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Nuclear Weapons Research, Development, Testing, Production and Naval Nuclear Propulsion Facilities: France

Centre d'Etudes de Bruyeres-le-Chatel (CEB)

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This research center is situated 35 km south of Paris, west of Arpajon in the Essone. It was established in 1957 and occupies 35 hectares. The Centre's activities include research on metallurgy, chemistry, electronics, seismology, toxicology, and the diagnostic measurement of nuclear explosions.

Centre d'Etudes de Limeil-Valenton
Located in Villeneuvre-Sain-Georges, 15 km southeast of Paris, this is "France's Los Alamos" the central weapon design laboratory. The site is an ancient fortress that was appropriated for atomic weapons work on 3 September 1951. The first French nuclear device was assembled there, at Batterie de Limeil, and on 1 January 1960 it became Centre d'Etudes de Limeil. It expanded until it overran the commune of Valenton, and now comprises 12.5 hectares. It has a staff of about 950.

Centre d'Etudes de Valduc
This research center is "France's Pantex", the site were weapons are actually assembled and disassembled. It is near Is-sur-Tille on the Cote-d'Or, 25 km north of Dijon. It was established in 1958. In 1986 it employed over 1000 people. In addition to weapons manufacture, it processes waste products from weapons manufacture and conducts high pressure research on nuclear materials (e.g. plutonium). It is equipped with a high pressure gas gun for shock compression studies.

Centre d'Etudes de Vaujours-Moronvilliers
Located 17 km northwest of Paris at Vaujours in the Seine-Saint-Denis, this Centre was created in 1955. It performs explosive and high pressure research. It is equipped with shock tubes and high pressure light gas guns.

Centre d'Etudes du Ripault
Located in Mont-sur-Guesnes, in the Indre-et-Loire, 30 km south of Chinon, this center manufactures high explosives components (detonators, insensitive and liquid high explosives, etc.), performs stockpile maintenance functions, and has an accident response team. It was established in 1962 and now occupies 103 hectares. It has over 80,000 square meters of buildings and employs about 800 people.

Centre d'Etudes Scientifiques et Techniques d'Aquitaine (CESTA)
This research center is located in Le Barp in the Gironde, 30 km southwest of Bordeaux. It is France's equivalent of Sandia Laboratories - it performs militarization and production engineering functions for warhead designs developed by Limeil-Valenton. It was established in 1965 and occupies 700 hectares in the forest between Bordeaux and Arcachon.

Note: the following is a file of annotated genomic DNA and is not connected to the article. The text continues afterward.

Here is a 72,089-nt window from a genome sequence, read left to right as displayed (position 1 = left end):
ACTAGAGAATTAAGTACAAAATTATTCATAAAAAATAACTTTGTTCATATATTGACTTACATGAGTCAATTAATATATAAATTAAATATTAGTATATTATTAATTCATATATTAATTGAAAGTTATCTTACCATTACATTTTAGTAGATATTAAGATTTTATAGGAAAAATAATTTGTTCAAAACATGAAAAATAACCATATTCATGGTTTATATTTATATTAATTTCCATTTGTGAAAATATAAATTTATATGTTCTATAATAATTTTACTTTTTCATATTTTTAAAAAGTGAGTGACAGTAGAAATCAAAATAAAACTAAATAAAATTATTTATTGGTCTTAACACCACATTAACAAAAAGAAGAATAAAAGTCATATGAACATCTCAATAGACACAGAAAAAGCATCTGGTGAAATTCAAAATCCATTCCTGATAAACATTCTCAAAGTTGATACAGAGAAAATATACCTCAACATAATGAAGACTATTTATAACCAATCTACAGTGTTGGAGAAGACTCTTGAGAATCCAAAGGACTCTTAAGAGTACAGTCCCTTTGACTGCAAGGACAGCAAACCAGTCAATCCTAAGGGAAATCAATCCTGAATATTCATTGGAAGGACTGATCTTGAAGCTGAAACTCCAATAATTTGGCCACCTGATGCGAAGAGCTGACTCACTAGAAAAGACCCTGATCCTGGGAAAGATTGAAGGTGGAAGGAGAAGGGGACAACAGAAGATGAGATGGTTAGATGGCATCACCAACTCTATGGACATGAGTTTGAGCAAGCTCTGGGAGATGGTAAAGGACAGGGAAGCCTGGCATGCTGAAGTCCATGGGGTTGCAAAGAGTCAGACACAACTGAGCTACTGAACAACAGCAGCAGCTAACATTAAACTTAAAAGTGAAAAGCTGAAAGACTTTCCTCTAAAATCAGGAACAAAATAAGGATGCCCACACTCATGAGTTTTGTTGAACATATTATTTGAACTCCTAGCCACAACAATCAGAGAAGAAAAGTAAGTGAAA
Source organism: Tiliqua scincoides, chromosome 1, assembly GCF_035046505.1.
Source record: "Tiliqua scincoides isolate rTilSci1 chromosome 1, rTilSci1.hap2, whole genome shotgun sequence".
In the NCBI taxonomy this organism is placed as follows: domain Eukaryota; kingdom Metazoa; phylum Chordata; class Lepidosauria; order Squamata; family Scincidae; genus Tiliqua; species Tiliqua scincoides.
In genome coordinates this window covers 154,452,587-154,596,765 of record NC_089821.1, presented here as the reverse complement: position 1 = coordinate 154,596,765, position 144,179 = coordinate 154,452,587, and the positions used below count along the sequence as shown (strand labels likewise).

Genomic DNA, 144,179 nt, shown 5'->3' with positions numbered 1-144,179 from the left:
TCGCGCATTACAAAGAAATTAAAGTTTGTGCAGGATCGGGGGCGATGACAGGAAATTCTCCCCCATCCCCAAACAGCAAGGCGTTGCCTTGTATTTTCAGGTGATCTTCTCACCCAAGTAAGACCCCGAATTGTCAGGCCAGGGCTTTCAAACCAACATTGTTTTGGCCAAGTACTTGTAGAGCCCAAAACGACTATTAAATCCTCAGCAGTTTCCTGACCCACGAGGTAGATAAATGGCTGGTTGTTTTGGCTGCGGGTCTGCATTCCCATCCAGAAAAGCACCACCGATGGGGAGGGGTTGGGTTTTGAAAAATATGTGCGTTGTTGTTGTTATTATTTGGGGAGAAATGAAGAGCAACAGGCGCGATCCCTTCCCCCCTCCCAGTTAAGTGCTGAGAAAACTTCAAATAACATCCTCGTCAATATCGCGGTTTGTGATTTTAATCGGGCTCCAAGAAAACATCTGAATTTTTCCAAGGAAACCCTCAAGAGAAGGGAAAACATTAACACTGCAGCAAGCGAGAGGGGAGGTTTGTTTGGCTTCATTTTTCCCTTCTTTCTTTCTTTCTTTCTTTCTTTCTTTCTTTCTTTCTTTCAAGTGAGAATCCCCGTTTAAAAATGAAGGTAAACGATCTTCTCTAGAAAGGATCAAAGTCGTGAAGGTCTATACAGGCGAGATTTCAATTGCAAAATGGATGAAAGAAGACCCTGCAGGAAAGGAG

La Hague
A second plutonium separation plant called UP2 was built at La Hague near Cherbourg in Normandy. UP2 started operation in 1966, and can handle 800 tonnes of spent fuel a year.

The main facility for the production of plutonium for military purposes is the complex located at Marcoule, in the commune of Bagnols-sur-Ceze in the Gard. Founded in 1952, Marcoule was equipped with France's first plutonium production reactor, the natural uranium fueled, graphite moderated, gas-cooled G1 reactor, and its first plutonium separation plant, known as UP1. Larger versions of the G1 known as G2 and G3, 250 MW each, were built in the mid-late fifties. These three reactors accounted for about half of France's total military plutonium production. Also located Marcoule are the 190 MW (thermal) Celestin I and II reactors, and the Phenix prototype breeder reactor. The Celestin reactors are heavy water designs fueled with plutonium (originally) and later with enriched uranium. These reactors have been used for civilian isotope, tritium, and military plutonium production. The 563 MW (thermal) Phenix was intended as a prototype for larger breeder power reactors, but its plutonium production appears to have been primarily for military purposes.

Phenix started operation in 1973 and is still in service. It could have produced up to 1400 kg of military plutonium by the end of 1997, but actual production is probably substantial less.

France's uranium enrichment plant is located near the village of Pierrelatte (Drome), on the Rhone river about 80 miles northeast of Marseille. The plant uses gaseous diffusion. The gaseous diffusion program began in 1953,and following a successful demonstration of a pilot plant at Saclay in 1958, approval for a full-scale plant was given. A diffusion barrier plant was built in 1960. In 1964 the first of four sections of the plant became operational, producing 2% enriched uranium. The next three sections reached full operation in late 1965, early 1966, and April 1967. when the fourth and last section became operational the plant became producing weapon grade uranium. Only the last two sections remain in operation today.

Construction on UP1 began July 1955 and the plant reached full operation in January 1958. UP1 employs the Purex solvent extraction process. By August 1984 it had reprocessed over 10,000 tonnes of gas-cooled reactor fuel and separated more than 2.5 tonnes of military plutonium.